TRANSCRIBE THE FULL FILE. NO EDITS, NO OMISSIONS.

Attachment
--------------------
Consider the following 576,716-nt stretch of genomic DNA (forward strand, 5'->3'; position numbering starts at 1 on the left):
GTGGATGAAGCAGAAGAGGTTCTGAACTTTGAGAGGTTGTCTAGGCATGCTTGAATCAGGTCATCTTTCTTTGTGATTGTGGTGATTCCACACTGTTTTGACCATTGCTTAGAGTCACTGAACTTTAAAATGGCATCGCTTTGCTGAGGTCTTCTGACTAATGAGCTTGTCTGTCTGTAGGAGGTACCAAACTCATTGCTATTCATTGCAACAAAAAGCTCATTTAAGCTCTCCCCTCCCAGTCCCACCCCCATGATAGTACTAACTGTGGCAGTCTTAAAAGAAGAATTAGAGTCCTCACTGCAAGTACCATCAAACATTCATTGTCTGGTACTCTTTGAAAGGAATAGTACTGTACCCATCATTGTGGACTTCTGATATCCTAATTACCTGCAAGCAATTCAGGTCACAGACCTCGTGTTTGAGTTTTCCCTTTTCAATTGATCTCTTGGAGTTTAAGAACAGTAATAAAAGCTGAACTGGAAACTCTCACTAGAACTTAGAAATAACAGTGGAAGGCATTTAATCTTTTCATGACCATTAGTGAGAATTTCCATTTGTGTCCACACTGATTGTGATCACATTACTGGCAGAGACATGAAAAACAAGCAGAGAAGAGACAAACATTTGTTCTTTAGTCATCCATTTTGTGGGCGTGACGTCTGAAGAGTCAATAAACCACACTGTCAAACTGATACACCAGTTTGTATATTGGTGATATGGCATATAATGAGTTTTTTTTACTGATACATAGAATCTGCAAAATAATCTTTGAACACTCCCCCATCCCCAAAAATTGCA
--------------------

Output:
Consider the following 576,716-nt stretch of genomic DNA (forward strand, 5'->3'; position numbering starts at 1 on the left):
GTGGATGAAGCAGAAGAGGTTCTGAACTTTGAGAGGTTGTCTAGGCATGCTTGAATCAGGTCATCTTTCTTTGTGATTGTGGTGATTCCACACTGTTTTGACCATTGCTTAGAGTCACTGAACTTTAAAATGGCATCGCTTTGCTGAGGTCTTCTGACTAATGAGCTTGTCTGTCTGTAGGAGGTACCAAACTCATTGCTATTCATTGCAACAAAAAGCTCATTTAAGCTCTCCCCTCCCAGTCCCACCCCCATGATAGTACTAACTGTGGCAGTCTTAAAAGAAGAATTAGAGTCCTCACTGCAAGTACCATCAAACATTCATTGTCTGGTACTCTTTGAAAGGAATAGTACTGTACCCATCATTGTGGACTTCTGATATCCTAATTACCTGCAAGCAATTCAGGTCACAGACCTCGTGTTTGAGTTTTCCCTTTTCAATTGATCTCTTGGAGTTTAAGAACAGTAATAAAAGCTGAACTGGAAACTCTCACTAGAACTTAGAAATAACAGTGGAAGGCATTTAATCTTTTCATGACCATTAGTGAGAATTTCCATTTGTGTCCACACTGATTGTGATCACATTACTGGCAGAGACATGAAAAACAAGCAGAGAAGAGACAAACATTTGTTCTTTAGTCATCCATTTTGTGGGCGTGACGTCTGAAGAGTCAATAAACCACACTGTCAAACTGATACACCAGTTTGTATATTGGTGATATGGCATATAATGAGTTTTTTTTACTGATACATAGAATCTGCAAAATAATCTTTGAACACTCCCCCATCCCCAAAAATTGCA